An acquaintance has a Cyberpower GX1325U picked up at Best Buy in October, 2018. It has logged 45 "events" since then. Not all storm related, of course, as our utility has a well deserved reputation for dysfunctional service. And drunks keep driving into utility poles. My microwave's clock going zero is a too often occurrence in my kitchen.

    "Still unsure of the facts?"

    Not in the least. Never was. Your concern is heartwarming. I've had that Kerchner URL bookmarked for ages. EVGA didn't really answer the question, and since one day to the next they brand PSUs from the lowest bid manufactures, they're all marketing hype anyway. (Seasonic makes the best PSUs; I have a Focus Plus Gold.)

    "If you find one and the price is right, go for it."

    I did and I will. Like I said, "A couple of APC BR1500MS2 purchases is a no brainer" is my conclusion so far. But I'm considering for the NAS/etc a Cyberpower PR1500LCD with its double boost, single buck AVR and to save a few bucks, for the PC dropping to a BR1000MS.

    Direct Current is dead. Long live Direct Current!

    That's all I got to say. Over and out. Cheers.
     
    Last edited: Nov 23, 2020
  18. Bill_Bright

    Bill_Bright Registered Member

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    I am not misinformed at all. You simply misunderstood (or ignored, I'm not sure) what I said.

    What I said was the "hype" over online (double conversion) UPS - at least when it comes to computer systems - is just that, marketing "hype". Why? Because the 17ms hold-up time all ATX power supplies are required to support is way more time any 1/2 decent UPS needs to sense an anomaly (low or high voltage) and kick over to batteries before any interruption in PSU output occurs.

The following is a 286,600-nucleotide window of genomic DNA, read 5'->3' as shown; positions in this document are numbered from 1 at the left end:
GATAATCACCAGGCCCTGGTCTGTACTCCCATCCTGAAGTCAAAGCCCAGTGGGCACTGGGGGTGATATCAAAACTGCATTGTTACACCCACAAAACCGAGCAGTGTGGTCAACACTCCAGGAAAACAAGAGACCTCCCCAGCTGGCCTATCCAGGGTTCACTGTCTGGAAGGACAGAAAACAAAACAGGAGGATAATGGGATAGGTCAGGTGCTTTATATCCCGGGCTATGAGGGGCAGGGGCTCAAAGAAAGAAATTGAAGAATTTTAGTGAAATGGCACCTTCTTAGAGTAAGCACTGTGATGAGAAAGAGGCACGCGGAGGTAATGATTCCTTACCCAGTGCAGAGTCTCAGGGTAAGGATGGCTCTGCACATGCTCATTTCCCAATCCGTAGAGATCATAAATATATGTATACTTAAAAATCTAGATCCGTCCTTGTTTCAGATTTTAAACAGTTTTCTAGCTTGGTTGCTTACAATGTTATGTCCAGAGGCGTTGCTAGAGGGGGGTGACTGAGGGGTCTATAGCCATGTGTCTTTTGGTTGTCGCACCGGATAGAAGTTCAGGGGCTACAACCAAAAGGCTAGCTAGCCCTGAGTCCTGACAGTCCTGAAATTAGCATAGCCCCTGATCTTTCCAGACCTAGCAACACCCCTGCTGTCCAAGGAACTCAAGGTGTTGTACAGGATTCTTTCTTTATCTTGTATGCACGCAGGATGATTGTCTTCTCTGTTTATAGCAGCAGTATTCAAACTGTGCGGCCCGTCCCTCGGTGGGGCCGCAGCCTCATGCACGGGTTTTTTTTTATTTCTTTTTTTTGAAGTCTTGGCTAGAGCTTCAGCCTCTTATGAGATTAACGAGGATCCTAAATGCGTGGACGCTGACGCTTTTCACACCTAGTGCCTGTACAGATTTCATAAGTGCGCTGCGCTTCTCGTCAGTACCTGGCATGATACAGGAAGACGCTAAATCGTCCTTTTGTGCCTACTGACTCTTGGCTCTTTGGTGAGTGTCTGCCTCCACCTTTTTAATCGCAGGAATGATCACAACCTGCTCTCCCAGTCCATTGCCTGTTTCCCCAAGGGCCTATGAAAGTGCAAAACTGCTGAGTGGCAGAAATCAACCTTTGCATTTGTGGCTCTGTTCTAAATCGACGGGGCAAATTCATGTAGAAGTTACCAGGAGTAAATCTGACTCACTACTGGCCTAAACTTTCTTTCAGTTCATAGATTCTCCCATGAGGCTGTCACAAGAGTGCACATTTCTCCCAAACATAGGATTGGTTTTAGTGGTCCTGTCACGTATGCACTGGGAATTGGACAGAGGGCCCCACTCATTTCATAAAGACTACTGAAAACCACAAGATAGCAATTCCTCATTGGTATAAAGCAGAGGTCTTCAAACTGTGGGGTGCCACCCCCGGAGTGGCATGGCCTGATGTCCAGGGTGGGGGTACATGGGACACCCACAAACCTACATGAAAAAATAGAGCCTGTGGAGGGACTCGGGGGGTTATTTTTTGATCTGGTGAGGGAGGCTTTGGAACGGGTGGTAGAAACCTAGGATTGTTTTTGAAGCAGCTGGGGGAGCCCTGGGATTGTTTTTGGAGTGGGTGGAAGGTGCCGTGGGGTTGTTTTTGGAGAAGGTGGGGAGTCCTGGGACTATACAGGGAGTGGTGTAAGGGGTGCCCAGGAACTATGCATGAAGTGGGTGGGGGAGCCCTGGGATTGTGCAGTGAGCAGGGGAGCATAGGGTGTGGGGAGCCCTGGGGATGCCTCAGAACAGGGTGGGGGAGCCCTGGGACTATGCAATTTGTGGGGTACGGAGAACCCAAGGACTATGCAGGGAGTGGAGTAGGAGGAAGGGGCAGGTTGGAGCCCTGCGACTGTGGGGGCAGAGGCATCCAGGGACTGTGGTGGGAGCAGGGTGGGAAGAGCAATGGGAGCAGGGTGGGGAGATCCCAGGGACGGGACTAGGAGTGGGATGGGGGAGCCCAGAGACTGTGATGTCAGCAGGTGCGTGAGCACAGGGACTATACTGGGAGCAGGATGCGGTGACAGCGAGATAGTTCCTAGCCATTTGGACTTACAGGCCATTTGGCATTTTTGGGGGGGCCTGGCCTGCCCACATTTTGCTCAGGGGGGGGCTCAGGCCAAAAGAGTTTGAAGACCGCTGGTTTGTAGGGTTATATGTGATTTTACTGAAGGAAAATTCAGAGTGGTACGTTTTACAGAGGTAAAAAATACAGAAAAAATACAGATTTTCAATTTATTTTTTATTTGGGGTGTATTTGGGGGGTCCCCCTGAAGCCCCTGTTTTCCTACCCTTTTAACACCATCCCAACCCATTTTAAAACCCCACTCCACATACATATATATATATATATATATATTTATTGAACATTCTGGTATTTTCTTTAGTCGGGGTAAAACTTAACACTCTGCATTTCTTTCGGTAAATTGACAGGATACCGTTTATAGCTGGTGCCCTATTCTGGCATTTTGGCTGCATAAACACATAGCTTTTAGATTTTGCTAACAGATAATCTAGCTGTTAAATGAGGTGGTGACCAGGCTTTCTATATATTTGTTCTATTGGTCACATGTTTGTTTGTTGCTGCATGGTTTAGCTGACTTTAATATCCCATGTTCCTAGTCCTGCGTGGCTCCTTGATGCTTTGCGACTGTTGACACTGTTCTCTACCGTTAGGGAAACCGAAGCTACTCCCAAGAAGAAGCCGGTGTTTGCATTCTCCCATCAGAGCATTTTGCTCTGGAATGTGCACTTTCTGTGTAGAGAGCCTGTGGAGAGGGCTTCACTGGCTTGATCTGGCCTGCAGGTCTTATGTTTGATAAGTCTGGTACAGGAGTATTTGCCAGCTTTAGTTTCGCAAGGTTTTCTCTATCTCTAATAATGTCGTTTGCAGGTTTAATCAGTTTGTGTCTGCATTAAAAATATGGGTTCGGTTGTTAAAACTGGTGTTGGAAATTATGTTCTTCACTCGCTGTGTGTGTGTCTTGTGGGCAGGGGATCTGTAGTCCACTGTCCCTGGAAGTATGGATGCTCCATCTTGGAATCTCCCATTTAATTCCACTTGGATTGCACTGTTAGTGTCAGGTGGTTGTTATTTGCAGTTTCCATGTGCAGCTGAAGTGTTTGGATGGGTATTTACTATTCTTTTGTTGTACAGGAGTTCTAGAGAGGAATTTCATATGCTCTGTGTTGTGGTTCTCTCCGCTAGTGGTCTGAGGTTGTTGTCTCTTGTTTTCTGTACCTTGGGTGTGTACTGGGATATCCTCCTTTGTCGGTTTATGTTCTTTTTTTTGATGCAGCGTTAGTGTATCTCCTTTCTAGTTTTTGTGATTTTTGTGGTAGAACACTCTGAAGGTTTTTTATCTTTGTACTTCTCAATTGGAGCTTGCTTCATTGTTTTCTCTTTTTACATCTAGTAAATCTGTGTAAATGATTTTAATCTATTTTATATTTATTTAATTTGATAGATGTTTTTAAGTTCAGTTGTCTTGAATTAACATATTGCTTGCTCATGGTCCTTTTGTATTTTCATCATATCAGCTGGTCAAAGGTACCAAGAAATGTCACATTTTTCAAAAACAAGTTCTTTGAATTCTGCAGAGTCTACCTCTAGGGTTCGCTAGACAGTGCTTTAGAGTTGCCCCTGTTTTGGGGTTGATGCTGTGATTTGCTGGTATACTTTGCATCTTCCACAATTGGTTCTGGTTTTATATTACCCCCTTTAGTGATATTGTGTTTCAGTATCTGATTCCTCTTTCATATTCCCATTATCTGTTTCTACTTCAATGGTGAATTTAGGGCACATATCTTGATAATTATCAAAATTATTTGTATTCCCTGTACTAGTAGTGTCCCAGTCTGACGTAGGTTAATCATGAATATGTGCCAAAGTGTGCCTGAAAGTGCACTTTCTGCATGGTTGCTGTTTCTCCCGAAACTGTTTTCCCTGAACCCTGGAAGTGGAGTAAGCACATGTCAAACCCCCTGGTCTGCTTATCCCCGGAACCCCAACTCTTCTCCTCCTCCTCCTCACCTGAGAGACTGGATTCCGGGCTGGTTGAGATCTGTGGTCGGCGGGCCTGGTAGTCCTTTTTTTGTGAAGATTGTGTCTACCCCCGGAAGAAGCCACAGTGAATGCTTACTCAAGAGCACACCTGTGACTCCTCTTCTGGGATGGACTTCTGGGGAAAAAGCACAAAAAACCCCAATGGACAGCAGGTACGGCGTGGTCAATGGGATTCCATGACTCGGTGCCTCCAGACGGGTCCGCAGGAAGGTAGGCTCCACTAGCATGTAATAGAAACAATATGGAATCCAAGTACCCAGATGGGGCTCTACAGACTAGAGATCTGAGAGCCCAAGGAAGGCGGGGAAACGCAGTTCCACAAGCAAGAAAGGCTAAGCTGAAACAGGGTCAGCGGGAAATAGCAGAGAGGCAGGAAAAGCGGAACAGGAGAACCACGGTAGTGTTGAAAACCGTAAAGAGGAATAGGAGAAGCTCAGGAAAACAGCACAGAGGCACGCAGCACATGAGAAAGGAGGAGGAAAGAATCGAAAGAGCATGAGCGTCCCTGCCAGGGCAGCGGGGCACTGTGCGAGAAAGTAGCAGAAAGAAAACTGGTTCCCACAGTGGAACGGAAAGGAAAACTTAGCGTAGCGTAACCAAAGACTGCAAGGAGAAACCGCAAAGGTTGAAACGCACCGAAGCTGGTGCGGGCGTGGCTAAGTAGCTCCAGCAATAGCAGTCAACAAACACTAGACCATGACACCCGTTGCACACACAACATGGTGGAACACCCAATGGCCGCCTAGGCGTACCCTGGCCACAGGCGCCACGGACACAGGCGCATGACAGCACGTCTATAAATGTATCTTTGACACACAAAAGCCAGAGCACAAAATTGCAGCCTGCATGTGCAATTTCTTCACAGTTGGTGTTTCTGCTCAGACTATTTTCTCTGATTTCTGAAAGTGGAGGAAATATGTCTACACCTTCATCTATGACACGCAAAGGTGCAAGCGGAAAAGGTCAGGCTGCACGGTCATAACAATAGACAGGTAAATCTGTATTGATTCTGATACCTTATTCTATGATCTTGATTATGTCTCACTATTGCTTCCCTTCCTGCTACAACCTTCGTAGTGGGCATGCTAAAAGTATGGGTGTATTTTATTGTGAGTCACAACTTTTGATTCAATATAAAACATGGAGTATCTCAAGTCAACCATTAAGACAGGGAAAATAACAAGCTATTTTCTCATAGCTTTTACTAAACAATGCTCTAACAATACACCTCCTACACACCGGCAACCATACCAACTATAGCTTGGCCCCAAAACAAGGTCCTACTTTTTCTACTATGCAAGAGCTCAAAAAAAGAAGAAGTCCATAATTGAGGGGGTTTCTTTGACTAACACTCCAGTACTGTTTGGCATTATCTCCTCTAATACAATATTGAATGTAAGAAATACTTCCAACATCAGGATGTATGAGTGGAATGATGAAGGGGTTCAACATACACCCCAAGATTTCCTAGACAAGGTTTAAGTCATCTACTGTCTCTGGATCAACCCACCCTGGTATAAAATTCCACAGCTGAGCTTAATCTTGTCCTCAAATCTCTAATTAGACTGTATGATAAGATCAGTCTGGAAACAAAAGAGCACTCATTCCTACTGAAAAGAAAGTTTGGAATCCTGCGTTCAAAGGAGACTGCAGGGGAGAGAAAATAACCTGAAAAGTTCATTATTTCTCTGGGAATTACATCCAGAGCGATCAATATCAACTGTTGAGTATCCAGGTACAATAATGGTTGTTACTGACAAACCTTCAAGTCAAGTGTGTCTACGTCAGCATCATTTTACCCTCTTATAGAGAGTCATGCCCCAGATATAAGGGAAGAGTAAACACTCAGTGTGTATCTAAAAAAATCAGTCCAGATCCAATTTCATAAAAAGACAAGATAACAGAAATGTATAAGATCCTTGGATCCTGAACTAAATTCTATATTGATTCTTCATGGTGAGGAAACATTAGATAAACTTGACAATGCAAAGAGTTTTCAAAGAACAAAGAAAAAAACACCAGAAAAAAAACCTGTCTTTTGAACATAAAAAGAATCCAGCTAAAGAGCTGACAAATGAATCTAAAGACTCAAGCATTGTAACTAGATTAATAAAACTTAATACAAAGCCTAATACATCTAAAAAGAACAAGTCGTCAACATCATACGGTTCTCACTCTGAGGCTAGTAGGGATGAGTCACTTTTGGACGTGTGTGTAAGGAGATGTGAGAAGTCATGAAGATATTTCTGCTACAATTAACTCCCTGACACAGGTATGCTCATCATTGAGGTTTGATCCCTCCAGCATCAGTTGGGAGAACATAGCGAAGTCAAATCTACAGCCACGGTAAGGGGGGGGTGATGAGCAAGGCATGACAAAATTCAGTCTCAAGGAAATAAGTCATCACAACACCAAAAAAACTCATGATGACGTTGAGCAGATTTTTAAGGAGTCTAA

So what? The ATX PSU does not know (or care) the on-demand UPS exists either. As far as the PSU is concerned, it is plugged into the wall, or an extension cord, or el cheap supreme surge and spike protector, or generator, or an RV inverter.

    No, no, no. Nice try. Now you are changing your story. Had you said "properly engineered vs properly engineered" the first time around, I would not have said anything. But you left that out. Have you ever looked at the output wave form of a so-called "pure" sinewave UPS on a scope? I have many times and there is nothing "clean" about them. This is a clean sinewave. The output of a "pure" [cough cough] sinewave UPS looks like this. And actually, that's a good one from a top of the line $400 + pure sine wave UPS. And what is stuck cleaning that up? The PSU regulators.

    Bullfeathers! No they aren't. Come on! I don't know who are you trying to kid or convince, but it is not me. See the link in my sig if you doubt I might know a little bit about what I am talking about here. The number and percentage of AVR boosts and trims are determined by the number and the "potentials" of the power anomalies seen by the UPS' line in circuitry - that is the UPS' intelligence circuits. If minor, the AVR will simply boost or trim (AKA: regulate) as necessary. If the sag (opposite of surge) or dip (opposite of spike) or brownout (long term sag) is excessive, the monitoring circuit direct a cut-over to battery.

    It seems you are trying to obfuscate the issue with feculent blather. I don't understand why. I can only guess it is to justify your own purchase decisions. There's no need for that. I am not criticizing them.

    Mission critical computers/servers have be supported by on-demand, stepped approximation UPS for decades. There is no reason they need in-line (or pure sinewave now). Today's PSUs are already more tolerant to power anomalies and today's power grids are more stable.